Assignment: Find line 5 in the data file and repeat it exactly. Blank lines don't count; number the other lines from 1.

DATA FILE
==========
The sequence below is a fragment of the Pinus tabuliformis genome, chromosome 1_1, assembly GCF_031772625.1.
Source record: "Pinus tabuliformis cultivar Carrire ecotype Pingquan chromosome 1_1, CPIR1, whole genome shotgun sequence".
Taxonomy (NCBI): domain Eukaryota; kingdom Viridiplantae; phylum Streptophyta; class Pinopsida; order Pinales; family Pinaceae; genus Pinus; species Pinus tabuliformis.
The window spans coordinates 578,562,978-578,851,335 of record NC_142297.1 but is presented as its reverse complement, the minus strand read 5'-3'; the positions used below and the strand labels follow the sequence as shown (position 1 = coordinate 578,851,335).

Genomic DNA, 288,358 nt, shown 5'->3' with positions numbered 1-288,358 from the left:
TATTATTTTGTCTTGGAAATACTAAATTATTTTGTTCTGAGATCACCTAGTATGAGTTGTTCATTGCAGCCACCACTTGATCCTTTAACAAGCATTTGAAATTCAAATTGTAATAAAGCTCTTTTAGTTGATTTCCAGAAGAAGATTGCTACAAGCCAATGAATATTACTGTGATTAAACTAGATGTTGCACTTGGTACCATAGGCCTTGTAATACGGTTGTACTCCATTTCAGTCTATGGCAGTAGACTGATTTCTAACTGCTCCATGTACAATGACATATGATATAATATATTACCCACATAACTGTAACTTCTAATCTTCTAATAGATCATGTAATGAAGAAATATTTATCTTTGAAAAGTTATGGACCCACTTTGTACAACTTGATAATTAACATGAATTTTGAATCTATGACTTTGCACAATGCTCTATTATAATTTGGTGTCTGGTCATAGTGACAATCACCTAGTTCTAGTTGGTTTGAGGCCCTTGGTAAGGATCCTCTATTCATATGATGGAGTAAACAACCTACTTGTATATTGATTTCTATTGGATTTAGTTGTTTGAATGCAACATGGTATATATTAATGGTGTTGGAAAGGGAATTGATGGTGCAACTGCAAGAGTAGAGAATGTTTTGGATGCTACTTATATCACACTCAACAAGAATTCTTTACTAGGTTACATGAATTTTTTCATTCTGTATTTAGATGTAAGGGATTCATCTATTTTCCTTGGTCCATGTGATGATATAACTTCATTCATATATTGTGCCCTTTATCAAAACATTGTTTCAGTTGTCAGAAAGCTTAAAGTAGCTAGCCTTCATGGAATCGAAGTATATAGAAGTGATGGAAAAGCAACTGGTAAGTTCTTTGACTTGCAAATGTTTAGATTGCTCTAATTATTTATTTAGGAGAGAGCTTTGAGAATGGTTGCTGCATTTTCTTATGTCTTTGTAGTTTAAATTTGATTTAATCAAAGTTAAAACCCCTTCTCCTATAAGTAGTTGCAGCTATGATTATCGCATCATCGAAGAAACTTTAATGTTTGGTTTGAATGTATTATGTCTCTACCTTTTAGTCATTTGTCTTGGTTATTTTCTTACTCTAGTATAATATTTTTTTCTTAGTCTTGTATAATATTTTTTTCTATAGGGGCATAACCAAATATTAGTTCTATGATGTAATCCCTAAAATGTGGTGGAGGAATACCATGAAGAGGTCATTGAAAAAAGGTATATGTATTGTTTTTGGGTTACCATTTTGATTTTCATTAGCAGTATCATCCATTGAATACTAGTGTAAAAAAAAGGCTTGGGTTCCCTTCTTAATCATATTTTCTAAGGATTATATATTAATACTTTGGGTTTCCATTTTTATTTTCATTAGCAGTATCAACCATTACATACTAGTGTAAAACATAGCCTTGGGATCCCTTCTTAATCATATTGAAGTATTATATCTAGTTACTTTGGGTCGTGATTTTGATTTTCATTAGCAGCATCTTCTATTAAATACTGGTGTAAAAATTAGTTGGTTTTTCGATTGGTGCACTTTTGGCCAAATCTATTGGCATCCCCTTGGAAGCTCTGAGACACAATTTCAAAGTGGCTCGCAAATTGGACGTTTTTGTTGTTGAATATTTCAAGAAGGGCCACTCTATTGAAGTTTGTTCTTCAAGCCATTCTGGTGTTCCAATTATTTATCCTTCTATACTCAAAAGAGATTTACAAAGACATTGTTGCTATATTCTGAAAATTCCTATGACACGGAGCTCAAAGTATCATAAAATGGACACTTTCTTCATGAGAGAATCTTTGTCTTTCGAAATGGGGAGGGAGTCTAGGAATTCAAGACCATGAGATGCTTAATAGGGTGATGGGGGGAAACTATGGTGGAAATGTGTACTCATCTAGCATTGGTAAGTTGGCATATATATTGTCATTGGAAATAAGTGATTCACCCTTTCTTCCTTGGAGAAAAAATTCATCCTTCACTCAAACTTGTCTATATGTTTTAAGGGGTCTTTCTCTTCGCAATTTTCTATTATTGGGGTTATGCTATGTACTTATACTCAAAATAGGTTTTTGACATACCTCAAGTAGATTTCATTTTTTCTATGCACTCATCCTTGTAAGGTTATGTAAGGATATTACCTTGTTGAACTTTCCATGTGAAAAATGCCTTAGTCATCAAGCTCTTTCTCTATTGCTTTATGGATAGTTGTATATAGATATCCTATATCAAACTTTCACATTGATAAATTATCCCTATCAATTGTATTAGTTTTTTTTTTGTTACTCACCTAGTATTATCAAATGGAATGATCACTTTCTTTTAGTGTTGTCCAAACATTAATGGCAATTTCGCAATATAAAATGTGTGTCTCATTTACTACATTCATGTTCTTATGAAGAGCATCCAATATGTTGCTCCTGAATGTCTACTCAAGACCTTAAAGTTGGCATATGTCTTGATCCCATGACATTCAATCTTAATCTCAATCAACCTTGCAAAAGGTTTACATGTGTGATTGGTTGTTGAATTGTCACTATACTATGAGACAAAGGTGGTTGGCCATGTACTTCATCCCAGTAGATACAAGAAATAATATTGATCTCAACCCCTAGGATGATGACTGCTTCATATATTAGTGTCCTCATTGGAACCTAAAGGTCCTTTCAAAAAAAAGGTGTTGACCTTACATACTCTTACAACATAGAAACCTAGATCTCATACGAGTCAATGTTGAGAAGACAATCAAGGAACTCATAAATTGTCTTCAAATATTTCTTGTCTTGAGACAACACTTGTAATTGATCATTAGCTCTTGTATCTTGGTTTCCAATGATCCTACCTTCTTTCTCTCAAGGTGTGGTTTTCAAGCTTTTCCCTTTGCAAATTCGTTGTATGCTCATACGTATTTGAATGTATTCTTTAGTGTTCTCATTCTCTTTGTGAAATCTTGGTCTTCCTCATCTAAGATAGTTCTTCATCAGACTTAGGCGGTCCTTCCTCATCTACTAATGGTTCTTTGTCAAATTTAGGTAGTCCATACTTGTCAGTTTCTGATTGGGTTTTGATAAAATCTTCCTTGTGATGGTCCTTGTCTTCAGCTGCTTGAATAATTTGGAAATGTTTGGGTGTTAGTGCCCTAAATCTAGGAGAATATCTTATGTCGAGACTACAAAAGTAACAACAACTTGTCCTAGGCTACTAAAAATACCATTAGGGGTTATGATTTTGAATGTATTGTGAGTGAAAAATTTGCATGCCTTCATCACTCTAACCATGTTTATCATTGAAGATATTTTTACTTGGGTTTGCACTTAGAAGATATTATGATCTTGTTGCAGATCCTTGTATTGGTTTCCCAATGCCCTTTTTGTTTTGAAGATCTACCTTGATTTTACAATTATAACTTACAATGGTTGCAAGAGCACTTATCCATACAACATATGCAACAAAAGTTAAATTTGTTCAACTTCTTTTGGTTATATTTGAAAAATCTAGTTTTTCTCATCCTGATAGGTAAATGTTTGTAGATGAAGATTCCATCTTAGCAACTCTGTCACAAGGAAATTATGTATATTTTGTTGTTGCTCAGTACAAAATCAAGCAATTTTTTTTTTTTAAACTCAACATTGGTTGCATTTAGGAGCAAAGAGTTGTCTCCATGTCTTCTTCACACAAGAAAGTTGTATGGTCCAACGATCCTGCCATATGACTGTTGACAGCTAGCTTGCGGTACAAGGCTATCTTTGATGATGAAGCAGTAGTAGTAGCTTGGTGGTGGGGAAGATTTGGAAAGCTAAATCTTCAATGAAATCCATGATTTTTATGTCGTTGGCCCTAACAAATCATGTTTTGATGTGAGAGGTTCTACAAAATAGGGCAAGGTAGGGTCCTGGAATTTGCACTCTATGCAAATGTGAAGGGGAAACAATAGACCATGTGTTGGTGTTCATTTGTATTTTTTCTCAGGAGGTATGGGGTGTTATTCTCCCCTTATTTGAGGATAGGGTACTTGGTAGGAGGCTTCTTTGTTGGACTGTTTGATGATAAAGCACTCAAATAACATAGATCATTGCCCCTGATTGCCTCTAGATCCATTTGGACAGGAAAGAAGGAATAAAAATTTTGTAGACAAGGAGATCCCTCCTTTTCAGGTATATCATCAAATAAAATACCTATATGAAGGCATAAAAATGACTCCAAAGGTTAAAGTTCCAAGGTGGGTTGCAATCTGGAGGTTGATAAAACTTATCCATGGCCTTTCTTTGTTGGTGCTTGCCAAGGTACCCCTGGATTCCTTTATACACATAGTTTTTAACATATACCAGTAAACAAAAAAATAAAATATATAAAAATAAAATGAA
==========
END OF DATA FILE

Genomic DNA, 288,358 nt, shown 5'->3' with positions numbered 1-288,358 from the left: